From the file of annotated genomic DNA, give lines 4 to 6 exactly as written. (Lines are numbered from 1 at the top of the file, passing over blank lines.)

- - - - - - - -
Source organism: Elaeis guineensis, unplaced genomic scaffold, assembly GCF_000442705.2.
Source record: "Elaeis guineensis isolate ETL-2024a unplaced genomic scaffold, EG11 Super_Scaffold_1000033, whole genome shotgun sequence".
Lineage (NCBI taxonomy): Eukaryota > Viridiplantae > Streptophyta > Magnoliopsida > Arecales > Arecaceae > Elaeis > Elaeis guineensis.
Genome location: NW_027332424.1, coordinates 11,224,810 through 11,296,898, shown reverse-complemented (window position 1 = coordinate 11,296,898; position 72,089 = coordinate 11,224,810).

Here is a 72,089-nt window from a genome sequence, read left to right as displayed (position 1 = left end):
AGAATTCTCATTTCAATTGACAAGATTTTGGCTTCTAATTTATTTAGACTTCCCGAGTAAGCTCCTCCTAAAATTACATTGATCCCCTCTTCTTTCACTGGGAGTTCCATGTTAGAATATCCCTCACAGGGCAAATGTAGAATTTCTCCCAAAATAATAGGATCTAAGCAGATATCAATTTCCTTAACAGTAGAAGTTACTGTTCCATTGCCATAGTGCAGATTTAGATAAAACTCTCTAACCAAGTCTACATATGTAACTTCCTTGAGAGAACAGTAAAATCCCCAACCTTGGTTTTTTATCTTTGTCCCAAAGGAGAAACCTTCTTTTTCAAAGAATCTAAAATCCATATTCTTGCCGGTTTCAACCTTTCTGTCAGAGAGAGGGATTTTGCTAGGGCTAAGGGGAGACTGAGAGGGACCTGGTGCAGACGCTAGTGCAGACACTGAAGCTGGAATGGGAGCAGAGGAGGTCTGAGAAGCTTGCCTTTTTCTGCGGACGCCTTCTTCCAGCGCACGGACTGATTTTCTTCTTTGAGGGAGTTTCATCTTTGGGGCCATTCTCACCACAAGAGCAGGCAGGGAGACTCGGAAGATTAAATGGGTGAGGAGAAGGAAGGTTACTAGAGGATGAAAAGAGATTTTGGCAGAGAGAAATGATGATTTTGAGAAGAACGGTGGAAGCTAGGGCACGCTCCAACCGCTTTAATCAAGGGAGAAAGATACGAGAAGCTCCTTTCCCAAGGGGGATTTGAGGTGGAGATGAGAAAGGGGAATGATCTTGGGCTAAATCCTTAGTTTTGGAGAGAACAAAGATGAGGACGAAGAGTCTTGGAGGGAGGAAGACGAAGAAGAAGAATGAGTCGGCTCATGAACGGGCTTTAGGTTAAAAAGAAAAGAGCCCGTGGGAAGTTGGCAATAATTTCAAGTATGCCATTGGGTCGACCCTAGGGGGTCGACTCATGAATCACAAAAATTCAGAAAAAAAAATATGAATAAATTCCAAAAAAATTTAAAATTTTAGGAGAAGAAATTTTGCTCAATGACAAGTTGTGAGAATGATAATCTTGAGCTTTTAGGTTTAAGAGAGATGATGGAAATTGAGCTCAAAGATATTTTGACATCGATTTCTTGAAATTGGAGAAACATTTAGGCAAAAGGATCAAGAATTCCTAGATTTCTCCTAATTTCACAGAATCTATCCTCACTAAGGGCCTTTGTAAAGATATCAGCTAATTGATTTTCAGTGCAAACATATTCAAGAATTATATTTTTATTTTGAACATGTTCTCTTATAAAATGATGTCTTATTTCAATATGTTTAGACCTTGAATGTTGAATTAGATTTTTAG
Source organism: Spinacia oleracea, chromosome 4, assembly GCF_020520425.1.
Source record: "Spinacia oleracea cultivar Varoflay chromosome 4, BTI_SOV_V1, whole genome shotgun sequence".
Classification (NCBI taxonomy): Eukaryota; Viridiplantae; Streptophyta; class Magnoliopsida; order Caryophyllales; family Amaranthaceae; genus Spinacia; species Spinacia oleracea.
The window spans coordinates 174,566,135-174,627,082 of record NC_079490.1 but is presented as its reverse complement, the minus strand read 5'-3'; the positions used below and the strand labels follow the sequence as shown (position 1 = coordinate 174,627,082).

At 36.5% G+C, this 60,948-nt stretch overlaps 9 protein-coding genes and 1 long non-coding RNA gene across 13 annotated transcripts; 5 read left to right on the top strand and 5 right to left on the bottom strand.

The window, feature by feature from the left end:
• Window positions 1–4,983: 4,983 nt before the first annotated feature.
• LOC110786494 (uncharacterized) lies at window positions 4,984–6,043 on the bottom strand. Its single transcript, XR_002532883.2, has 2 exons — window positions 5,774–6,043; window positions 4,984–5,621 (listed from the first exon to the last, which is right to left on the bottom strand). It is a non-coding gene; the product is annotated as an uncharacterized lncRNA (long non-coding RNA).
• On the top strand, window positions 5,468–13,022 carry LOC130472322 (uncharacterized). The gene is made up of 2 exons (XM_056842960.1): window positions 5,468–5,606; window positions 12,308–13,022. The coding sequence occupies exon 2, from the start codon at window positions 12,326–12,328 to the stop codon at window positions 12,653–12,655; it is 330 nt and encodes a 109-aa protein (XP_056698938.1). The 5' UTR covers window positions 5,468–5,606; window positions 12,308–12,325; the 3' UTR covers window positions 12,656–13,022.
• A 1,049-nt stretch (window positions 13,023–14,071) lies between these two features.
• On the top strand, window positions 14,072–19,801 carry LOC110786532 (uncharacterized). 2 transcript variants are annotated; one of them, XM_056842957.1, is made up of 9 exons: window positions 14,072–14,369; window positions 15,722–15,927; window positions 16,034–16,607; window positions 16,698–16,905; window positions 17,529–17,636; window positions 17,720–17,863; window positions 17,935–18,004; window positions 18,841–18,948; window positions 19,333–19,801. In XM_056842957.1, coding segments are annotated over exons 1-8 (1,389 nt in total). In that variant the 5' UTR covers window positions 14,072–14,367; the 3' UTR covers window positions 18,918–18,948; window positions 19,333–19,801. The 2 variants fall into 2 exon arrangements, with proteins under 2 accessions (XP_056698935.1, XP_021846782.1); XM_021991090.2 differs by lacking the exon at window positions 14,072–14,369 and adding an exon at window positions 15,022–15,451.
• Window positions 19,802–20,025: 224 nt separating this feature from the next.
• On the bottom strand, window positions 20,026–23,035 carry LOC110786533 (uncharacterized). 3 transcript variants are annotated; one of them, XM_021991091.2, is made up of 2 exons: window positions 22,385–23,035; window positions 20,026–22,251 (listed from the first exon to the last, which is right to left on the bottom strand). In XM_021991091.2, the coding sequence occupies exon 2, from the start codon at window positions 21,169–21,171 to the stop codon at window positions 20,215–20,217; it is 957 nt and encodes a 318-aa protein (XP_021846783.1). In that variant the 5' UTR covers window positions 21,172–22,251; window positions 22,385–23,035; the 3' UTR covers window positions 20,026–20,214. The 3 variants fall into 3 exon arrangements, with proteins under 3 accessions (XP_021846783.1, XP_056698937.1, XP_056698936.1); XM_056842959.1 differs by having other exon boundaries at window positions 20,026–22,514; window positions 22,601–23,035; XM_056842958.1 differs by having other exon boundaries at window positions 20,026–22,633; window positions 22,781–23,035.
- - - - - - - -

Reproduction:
Genome location: NW_027332424.1, coordinates 11,224,810 through 11,296,898, shown reverse-complemented (window position 1 = coordinate 11,296,898; position 72,089 = coordinate 11,224,810).

Here is a 72,089-nt window from a genome sequence, read left to right as displayed (position 1 = left end):
AGAATTCTCATTTCAATTGACAAGATTTTGGCTTCTAATTTATTTAGACTTCCCGAGTAAGCTCCTCCTAAAATTACATTGATCCCCTCTTCTTTCACTGGGAGTTCCATGTTAGAATATCCCTCACAGGGCAAATGTAGAATTTCTCCCAAAATAATAGGATCTAAGCAGATATCAATTTCCTTAACAGTAGAAGTTACTGTTCCATTGCCATAGTGCAGATTTAGATAAAACTCTCTAACCAAGTCTACATATGTAACTTCCTTGAGAGAACAGTAAAATCCCCAACCTTGGTTTTTTATCTTTGTCCCAAAGGAGAAACCTTCTTTTTCAAAGAATCTAAAATCCATATTCTTGCCGGTTTCAACCTTTCTGTCAGAGAGAGGGATTTTGCTAGGGCTAAGGGGAGACTGAGAGGGACCTGGTGCAGACGCTAGTGCAGACACTGAAGCTGGAATGGGAGCAGAGGAGGTCTGAGAAGCTTGCCTTTTTCTGCGGACGCCTTCTTCCAGCGCACGGACTGATTTTCTTCTTTGAGGGAGTTTCATCTTTGGGGCCATTCTCACCACAAGAGCAGGCAGGGAGACTCGGAAGATTAAATGGGTGAGGAGAAGGAAGGTTACTAGAGGATGAAAAGAGATTTTGGCAGAGAGAAATGATGATTTTGAGAAGAACGGTGGAAGCTAGGGCACGCTCCAACCGCTTTAATCAAGGGAGAAAGATACGAGAAGCTCCTTTCCCAAGGGGGATTTGAGGTGGAGATGAGAAAGGGGAATGATCTTGGGCTAAATCCTTAGTTTTGGAGAGAACAAAGATGAGGACGAAGAGTCTTGGAGGGAGGAAGACGAAGAAGAAGAATGAGTCGGCTCATGAACGGGCTTTAGGTTAAAAAGAAAAGAGCCCGTGGGAAGTTGGCAATAATTTCAAGTATGCCATTGGGTCGACCCTAGGGGGTCGACTCATGAATCACAAAAATTCAGAAAAAAAAATATGAATAAATTCCAAAAAAATTTAAAATTTTAGGAGAAGAAATTTTGCTCAATGACAAGTTGTGAGAATGATAATCTTGAGCTTTTAGGTTTAAGAGAGATGATGGAAATTGAGCTCAAAGATATTTTGACATCGATTTCTTGAAATTGGAGAAACATTTAGGCAAAAGGATCAAGAATTCCTAGATTTCTCCTAATTTCACAGAATCTATCCTCACTAAGGGCCTTTGTAAAGATATCAGCTAATTGATTTTCAGTGCAAACATATTCAAGAATTATATTTTTATTTTGAACATGTTCTCTTATAAAATGATGTCTTATTTCAATATGTTTAGACCTTGAATGTTGAATTAGATTTTTAG